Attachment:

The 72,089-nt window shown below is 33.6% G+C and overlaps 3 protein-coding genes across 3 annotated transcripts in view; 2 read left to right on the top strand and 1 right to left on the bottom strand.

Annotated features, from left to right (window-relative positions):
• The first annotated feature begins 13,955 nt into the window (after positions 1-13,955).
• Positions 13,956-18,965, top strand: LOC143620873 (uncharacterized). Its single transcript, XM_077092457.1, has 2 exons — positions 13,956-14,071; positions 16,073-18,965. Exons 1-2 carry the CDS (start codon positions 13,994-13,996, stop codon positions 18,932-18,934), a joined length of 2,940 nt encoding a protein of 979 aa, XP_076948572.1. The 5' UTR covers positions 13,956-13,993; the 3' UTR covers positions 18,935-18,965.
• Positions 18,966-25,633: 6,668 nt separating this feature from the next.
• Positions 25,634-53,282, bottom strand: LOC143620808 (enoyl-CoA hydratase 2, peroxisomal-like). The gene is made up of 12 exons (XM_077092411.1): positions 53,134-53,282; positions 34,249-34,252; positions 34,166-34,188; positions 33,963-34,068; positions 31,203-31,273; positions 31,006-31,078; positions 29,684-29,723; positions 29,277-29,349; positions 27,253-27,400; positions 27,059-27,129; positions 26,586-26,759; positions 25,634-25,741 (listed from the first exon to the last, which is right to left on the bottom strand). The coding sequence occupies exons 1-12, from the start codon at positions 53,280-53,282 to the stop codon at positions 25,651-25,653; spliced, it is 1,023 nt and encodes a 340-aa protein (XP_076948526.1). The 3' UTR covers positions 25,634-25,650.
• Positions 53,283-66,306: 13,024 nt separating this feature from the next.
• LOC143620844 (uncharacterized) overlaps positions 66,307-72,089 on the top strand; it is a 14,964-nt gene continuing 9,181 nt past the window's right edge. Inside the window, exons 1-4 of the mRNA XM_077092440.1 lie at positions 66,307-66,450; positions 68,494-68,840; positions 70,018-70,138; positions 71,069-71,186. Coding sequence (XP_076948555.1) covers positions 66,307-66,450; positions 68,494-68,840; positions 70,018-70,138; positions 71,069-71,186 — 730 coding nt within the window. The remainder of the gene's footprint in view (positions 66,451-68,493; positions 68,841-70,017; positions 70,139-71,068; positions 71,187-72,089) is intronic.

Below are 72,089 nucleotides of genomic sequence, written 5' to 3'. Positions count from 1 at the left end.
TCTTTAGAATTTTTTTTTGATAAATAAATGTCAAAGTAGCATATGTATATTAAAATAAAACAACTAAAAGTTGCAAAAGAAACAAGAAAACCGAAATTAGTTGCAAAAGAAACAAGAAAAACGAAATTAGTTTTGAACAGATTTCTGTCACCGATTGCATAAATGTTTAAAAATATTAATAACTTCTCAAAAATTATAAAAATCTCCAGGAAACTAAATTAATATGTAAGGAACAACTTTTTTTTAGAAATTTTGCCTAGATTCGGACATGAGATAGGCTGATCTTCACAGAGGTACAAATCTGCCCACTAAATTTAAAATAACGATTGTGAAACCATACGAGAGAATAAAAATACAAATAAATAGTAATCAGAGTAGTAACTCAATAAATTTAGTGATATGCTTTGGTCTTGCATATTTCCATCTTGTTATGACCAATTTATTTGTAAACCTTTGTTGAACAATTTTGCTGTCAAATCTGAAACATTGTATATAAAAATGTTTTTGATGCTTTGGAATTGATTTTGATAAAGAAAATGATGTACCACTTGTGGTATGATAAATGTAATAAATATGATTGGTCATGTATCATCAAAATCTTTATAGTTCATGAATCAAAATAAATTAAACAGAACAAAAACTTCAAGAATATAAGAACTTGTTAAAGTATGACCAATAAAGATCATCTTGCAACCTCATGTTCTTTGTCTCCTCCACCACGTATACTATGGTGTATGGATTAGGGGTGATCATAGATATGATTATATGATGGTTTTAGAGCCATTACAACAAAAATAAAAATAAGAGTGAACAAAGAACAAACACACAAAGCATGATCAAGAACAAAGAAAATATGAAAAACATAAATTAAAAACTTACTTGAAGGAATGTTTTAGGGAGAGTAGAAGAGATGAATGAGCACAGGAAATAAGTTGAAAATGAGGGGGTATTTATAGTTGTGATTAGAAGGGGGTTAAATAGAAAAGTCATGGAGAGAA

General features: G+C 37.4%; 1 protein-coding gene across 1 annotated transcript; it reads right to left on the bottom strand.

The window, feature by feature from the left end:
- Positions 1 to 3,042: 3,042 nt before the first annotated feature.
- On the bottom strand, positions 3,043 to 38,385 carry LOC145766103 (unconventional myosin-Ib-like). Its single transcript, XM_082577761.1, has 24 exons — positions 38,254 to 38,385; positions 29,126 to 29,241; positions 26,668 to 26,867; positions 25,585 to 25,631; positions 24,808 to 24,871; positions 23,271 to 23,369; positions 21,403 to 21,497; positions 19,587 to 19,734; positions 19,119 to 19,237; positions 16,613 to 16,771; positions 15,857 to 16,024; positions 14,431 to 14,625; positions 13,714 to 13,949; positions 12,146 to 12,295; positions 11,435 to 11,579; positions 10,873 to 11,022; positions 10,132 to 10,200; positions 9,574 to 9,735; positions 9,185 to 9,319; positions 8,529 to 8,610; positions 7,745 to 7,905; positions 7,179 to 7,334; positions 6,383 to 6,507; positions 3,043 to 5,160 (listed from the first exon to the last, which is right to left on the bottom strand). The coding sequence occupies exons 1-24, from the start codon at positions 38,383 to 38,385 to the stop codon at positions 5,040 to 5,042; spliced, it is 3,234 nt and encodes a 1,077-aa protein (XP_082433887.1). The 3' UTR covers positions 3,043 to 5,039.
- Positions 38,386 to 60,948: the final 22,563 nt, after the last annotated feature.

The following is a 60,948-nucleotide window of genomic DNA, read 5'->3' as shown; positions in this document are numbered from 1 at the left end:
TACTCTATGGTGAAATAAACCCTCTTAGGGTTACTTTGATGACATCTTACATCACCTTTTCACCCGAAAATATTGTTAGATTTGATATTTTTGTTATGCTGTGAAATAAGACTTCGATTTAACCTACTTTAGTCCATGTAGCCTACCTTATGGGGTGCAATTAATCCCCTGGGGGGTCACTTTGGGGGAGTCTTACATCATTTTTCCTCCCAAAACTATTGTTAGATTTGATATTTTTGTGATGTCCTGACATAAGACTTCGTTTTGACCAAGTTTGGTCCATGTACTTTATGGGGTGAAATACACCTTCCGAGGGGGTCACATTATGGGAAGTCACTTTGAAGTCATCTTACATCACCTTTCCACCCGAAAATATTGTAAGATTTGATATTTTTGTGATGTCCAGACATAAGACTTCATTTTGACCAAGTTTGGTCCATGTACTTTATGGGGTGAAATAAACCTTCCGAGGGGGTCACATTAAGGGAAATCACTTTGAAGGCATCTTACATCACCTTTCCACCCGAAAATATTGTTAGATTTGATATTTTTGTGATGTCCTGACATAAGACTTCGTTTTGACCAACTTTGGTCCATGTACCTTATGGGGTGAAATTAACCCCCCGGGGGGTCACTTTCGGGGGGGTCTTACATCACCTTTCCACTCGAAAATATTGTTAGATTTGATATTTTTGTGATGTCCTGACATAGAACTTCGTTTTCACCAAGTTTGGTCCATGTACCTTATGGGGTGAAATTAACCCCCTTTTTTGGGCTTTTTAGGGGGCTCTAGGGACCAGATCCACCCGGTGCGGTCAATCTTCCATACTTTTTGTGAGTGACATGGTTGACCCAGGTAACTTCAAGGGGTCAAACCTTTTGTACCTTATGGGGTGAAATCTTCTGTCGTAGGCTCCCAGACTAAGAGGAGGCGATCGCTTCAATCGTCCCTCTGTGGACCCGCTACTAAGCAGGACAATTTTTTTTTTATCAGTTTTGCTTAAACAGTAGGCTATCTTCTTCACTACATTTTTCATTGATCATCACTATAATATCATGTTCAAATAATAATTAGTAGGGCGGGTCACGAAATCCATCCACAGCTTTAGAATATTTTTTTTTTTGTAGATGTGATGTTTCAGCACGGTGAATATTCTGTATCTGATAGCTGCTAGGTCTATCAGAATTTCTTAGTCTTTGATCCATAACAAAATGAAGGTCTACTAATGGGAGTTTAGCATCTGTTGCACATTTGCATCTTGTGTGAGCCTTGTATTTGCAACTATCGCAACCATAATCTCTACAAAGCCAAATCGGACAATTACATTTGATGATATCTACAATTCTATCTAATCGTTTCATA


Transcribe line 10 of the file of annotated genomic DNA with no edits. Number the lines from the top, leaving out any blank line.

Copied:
TCTTTAGAATTTTTTTTTGATAAATAAATGTCAAAGTAGCATATGTATATTAAAATAAAACAACTAAAAGTTGCAAAAGAAACAAGAAAACCGAAATTAGTTGCAAAAGAAACAAGAAAAACGAAATTAGTTTTGAACAGATTTCTGTCACCGATTGCATAAATGTTTAAAAATATTAATAACTTCTCAAAAATTATAAAAATCTCCAGGAAACTAAATTAATATGTAAGGAACAACTTTTTTTTAGAAATTTTGCCTAGATTCGGACATGAGATAGGCTGATCTTCACAGAGGTACAAATCTGCCCACTAAATTTAAAATAACGATTGTGAAACCATACGAGAGAATAAAAATACAAATAAATAGTAATCAGAGTAGTAACTCAATAAATTTAGTGATATGCTTTGGTCTTGCATATTTCCATCTTGTTATGACCAATTTATTTGTAAACCTTTGTTGAACAATTTTGCTGTCAAATCTGAAACATTGTATATAAAAATGTTTTTGATGCTTTGGAATTGATTTTGATAAAGAAAATGATGTACCACTTGTGGTATGATAAATGTAATAAATATGATTGGTCATGTATCATCAAAATCTTTATAGTTCATGAATCAAAATAAATTAAACAGAACAAAAACTTCAAGAATATAAGAACTTGTTAAAGTATGACCAATAAAGATCATCTTGCAACCTCATGTTCTTTGTCTCCTCCACCACGTATACTATGGTGTATGGATTAGGGGTGATCATAGATATGATTATATGATGGTTTTAGAGCCATTACAACAAAAATAAAAATAAGAGTGAACAAAGAACAAACACACAAAGCATGATCAAGAACAAAGAAAATATGAAAAACATAAATTAAAAACTTACTTGAAGGAATGTTTTAGGGAGAGTAGAAGAGATGAATGAGCACAGGAAATAAGTTGAAAATGAGGGGGTATTTATAGTTGTGATTAGAAGGGGGTTAAATAGAAAAGTCATGGAGAGAA